Quick now. When I say “dream teams” – what or who do you imagine? A sports team, perhaps? What if I I told you, I was part of dream team once, and now building my own? I already had an idea of what a dream team should and could be, then I read Shane Snow’s Dream Teams.
At 250 pages, it’s a relatively short read rich with information and some seemingly counterintuitive ideas of what makes a team, a dream team. One example is the caveat to not surround others who think as you do, but who challenge your thinking, and offer fresh perspectives. Winston Churchhill was once quoted saying, “if two people agree on everything, then one of them is not needed.”
Having people on a team who don’t think like each other challenges everyone to not only think harder, but also to think from different angles.
In order for a team to grow, it must have a range of perspectives and not always in agreement with the status quo.
“Groups of people who tended to […] on a given challenge were sometimes correct, and sometimes not. But groups that had one or two people who often disagreeed with the majority opinion ended up getting more answers right.” ~ page 127, Dream Teams by Shane Snow.
Imagine if children had listened to their parents at the birth of rock-and-roll? Or what if Steve Jobs had listened to his detractors and given up or given in to the status quo of the time? One of the best examples I know of a Dream Team is the San Antonio Spurs and in a recent farewell letter to them, Tony Parker explains why.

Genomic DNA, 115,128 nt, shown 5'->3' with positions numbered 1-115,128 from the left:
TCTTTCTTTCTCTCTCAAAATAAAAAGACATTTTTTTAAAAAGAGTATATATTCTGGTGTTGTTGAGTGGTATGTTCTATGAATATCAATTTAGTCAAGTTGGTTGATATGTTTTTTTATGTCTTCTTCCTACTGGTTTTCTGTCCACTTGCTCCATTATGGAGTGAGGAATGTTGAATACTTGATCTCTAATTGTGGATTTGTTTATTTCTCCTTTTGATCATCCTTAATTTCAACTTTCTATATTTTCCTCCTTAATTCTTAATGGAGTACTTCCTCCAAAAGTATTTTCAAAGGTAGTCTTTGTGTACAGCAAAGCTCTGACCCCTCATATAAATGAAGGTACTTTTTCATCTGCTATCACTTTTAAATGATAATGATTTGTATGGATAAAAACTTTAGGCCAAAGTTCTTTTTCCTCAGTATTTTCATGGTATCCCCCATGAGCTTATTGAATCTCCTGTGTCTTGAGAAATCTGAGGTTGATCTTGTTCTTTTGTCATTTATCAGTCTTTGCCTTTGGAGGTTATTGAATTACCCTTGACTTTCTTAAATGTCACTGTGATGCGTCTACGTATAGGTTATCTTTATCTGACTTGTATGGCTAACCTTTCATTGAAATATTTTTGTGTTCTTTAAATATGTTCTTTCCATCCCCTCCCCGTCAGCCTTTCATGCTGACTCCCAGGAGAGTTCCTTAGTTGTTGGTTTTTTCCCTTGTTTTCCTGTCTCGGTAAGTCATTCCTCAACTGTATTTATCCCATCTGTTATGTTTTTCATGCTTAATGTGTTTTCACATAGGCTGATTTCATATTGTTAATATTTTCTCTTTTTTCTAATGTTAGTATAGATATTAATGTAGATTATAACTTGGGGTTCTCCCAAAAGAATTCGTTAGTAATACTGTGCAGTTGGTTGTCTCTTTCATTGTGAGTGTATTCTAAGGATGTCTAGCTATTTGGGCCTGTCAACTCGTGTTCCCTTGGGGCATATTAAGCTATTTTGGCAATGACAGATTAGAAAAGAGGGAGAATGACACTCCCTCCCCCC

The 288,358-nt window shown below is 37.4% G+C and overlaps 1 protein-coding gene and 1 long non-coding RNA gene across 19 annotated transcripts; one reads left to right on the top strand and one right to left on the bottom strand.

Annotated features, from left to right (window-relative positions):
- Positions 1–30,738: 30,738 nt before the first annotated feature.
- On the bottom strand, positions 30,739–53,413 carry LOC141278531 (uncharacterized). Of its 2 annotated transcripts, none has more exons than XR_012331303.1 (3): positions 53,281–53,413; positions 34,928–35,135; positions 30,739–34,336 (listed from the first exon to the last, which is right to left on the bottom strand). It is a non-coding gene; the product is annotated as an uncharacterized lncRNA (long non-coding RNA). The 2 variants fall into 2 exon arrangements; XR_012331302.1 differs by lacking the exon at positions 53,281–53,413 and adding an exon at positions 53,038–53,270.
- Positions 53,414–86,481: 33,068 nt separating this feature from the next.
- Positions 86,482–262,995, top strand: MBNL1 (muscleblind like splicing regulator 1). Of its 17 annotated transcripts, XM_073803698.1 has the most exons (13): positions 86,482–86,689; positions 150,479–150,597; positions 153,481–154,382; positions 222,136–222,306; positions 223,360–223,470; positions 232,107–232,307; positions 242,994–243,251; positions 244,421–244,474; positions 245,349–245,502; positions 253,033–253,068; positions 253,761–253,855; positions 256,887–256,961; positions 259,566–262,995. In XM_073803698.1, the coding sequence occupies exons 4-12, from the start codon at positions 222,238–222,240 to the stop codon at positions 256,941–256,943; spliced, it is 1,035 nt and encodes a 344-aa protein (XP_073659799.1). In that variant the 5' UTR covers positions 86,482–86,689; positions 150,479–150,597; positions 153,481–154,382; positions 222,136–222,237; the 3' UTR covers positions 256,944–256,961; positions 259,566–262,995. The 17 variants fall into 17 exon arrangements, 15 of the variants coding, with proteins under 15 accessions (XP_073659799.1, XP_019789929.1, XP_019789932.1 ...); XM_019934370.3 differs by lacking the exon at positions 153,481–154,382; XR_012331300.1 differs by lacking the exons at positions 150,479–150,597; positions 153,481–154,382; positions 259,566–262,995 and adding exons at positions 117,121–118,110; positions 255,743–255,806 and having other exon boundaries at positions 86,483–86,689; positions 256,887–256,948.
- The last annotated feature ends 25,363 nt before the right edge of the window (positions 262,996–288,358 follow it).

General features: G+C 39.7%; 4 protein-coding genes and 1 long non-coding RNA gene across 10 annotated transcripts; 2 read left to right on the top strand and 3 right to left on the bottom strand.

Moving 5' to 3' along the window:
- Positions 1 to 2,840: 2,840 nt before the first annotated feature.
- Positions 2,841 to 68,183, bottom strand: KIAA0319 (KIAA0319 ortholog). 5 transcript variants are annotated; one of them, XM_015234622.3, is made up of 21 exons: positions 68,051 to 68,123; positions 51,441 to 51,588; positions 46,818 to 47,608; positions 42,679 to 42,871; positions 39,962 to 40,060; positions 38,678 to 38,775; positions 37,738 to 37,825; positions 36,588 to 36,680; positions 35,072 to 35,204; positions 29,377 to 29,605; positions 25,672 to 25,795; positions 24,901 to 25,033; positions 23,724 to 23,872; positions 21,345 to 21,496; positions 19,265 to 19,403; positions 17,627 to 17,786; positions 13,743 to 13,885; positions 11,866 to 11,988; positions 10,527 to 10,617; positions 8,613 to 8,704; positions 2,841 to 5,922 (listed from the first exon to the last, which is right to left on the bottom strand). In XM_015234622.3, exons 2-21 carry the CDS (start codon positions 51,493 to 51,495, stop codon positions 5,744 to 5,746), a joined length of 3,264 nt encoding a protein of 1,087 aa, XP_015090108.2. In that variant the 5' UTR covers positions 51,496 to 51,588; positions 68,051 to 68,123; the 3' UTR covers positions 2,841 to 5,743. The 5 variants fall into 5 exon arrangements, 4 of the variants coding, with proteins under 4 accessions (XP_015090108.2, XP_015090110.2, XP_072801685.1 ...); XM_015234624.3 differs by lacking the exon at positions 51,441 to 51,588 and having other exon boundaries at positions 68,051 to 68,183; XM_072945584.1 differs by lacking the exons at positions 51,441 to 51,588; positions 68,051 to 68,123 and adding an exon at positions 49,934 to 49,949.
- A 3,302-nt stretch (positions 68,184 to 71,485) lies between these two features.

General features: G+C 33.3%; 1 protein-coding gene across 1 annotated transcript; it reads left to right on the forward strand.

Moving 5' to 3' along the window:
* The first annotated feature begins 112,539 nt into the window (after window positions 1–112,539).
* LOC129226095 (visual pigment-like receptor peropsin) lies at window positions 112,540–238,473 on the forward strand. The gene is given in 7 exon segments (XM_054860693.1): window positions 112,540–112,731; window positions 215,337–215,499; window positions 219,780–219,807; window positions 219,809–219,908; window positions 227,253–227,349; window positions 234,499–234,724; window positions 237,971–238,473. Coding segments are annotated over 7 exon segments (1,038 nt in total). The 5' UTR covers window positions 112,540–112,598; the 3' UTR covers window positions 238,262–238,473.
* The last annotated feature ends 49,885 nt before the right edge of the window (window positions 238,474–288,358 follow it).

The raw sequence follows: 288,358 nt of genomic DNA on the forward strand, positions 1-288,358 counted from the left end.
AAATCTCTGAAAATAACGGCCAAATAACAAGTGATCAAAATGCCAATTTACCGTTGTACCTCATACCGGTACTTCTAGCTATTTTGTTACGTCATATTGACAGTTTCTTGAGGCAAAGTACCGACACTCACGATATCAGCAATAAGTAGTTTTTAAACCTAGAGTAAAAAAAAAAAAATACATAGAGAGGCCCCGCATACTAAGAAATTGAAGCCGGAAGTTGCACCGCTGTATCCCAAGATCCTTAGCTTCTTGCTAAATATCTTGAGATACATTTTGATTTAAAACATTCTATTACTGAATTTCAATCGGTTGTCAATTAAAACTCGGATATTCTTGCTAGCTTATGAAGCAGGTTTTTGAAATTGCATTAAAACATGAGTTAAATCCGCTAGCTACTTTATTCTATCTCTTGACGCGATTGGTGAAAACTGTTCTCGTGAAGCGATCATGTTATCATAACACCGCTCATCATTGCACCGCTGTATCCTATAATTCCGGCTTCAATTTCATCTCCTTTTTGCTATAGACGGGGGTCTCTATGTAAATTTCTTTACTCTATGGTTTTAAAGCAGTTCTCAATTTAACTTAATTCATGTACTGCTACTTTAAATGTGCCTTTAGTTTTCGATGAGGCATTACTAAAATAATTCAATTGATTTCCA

As Snow points out throughout the book, a dream team is more than collaboration, and more than the people involved. It is a unique combination of the right people at the right time and in the right place. Using historical data, interviews, neuroscience, and psychology to weave a story not only of how to create a dream team, but how these kinds of teams have made impacts on our lives. From the core of our law enforcement entitities to the analytics of sports teams, he explains what makes teams go from simply working together, to growing together for the better.
As someone who likes to study behaviors (c’mon, I didn’t go to the mall to shop), I was surprised to find stories about how lateral thinking got people in doors others thought were closed to them. How getting to the root of a problem upended and changed for the better the lackadaisacal infrastruture pervading our early health systems.
But, my favorite, in light of our world today, was how two cultures came together in peaceful coexistence.
How much better of a society could we be if we employed the best practices learned in this book?
It has challenged me to think laterally when solving my own problems and has made me realize I’m building my own dream team.
The added value in Snow’s book is also his own dream team in creating and writing the book. From the foreward by Aaron Walton of Walton Isaacson to the special afterword by Sheryl Sandberg and Adam Grant as well as his own closeknit team, who each played their part to get the book written – editors, graphic designers, and confidantes.
His book doesn’t end when the last pages are read. For those who want to dig deeper, there are links to additional resources, his notes and bibliography, and ways for you to be part of the team.
If you’re a lifelong learner interested in the why and how people relate together to be better together, this book is for you.
If you like to take a deeper dive into history and want to discover surprising events unfolded to create the entities you know today as the first private security firm in the US, the FBI, the mental health system, and more, this book is for you.
But, the best part? As you build your own dream team, there are exercises and assessments to help you along the way.
Image by Lisa Street Rogers